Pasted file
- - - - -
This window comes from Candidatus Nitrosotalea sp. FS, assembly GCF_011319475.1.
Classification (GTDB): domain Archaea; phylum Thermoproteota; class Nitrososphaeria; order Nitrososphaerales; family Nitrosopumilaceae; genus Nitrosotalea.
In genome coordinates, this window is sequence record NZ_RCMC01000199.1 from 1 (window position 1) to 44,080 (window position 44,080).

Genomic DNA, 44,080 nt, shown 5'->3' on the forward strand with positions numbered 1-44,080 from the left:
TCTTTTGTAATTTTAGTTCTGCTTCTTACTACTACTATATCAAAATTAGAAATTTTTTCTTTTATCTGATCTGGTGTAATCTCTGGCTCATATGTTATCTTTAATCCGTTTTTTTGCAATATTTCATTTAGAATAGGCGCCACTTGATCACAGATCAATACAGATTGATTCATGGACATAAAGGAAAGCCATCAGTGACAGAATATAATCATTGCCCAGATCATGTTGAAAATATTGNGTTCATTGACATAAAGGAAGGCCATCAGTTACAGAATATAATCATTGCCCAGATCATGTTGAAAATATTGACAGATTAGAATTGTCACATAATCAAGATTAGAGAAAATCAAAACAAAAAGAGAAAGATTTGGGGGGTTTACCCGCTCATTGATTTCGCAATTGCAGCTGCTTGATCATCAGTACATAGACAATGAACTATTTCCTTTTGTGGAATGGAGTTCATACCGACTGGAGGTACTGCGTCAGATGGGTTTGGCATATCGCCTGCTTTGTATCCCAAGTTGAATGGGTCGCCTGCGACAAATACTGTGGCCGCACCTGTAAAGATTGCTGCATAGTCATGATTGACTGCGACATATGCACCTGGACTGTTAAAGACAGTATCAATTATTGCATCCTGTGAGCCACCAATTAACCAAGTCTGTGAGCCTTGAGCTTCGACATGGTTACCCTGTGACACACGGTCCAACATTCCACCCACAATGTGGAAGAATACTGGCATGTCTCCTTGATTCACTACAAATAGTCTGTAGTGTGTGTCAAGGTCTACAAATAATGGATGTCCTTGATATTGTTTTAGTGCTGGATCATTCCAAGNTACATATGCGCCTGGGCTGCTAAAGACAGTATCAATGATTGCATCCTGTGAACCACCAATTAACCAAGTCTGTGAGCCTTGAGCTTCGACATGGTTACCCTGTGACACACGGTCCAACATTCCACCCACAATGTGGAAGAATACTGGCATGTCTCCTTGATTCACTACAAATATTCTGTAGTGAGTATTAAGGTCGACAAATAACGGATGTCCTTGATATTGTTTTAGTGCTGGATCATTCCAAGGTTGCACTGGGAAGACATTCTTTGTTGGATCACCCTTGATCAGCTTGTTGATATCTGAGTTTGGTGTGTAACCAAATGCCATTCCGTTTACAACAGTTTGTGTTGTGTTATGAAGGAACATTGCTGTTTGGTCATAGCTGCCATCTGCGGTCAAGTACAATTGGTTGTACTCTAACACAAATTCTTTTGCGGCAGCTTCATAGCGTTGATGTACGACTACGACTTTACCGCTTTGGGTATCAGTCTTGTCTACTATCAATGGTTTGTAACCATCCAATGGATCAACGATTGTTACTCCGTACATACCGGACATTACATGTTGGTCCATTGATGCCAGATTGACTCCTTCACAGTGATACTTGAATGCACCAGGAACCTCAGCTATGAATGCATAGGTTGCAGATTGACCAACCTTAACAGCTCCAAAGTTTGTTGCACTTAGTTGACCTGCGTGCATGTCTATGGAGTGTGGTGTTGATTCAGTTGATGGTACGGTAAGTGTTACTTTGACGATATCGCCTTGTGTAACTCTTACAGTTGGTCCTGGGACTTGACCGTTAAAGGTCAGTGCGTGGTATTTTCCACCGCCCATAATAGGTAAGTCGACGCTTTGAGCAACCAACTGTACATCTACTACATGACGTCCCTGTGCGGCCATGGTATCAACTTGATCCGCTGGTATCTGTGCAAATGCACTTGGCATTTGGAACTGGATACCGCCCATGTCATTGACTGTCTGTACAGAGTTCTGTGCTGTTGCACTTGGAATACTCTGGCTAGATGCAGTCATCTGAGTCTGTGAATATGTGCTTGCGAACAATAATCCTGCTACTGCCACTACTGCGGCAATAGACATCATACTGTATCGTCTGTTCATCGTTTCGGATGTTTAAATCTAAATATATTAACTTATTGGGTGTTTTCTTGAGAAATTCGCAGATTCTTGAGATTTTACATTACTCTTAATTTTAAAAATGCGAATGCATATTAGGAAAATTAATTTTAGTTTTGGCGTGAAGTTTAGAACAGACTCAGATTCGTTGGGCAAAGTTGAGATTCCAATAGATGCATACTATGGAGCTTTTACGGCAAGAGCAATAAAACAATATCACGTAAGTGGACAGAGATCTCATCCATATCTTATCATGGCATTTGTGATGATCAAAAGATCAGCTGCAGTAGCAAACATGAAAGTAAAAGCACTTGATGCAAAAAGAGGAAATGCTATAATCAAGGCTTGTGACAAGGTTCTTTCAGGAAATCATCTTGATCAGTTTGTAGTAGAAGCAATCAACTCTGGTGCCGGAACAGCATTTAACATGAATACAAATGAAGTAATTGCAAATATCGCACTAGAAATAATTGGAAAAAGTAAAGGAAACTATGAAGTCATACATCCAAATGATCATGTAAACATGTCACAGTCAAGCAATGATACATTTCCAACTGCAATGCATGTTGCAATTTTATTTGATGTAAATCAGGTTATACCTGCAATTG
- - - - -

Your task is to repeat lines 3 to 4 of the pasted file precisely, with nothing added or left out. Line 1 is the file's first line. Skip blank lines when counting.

In genome coordinates, this window is sequence record NZ_RCMC01000199.1 from 1 (window position 1) to 44,080 (window position 44,080).

Genomic DNA, 44,080 nt, shown 5'->3' on the forward strand with positions numbered 1-44,080 from the left: